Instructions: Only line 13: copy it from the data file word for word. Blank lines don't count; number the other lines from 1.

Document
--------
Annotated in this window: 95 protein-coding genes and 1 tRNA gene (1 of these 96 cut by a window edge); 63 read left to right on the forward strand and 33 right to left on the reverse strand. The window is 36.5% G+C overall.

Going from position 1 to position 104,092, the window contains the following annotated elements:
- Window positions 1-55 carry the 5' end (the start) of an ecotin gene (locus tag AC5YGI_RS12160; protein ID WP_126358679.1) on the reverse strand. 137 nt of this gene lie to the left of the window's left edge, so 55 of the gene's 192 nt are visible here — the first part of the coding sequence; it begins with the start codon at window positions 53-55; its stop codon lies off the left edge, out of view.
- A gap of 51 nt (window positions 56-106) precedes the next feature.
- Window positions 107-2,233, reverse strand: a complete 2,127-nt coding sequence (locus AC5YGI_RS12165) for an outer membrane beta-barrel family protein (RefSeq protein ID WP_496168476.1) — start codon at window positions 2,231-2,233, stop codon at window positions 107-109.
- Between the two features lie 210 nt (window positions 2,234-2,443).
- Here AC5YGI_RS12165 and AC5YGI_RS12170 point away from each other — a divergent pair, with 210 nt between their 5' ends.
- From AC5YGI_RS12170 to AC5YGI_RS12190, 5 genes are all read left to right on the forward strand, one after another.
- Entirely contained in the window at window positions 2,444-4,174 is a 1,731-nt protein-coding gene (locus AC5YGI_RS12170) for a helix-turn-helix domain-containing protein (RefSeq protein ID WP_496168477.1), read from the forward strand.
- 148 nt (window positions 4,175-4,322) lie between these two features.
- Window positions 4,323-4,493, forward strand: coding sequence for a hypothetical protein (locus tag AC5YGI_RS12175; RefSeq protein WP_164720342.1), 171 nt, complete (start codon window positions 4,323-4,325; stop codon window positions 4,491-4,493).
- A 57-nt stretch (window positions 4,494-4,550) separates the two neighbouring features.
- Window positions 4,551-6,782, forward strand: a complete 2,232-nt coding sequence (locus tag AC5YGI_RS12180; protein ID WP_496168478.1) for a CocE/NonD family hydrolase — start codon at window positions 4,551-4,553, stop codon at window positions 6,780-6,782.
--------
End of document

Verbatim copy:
- Window positions 4,551-6,782, forward strand: a complete 2,232-nt coding sequence (locus tag AC5YGI_RS12180; protein ID WP_496168478.1) for a CocE/NonD family hydrolase — start codon at window positions 4,551-4,553, stop codon at window positions 6,780-6,782.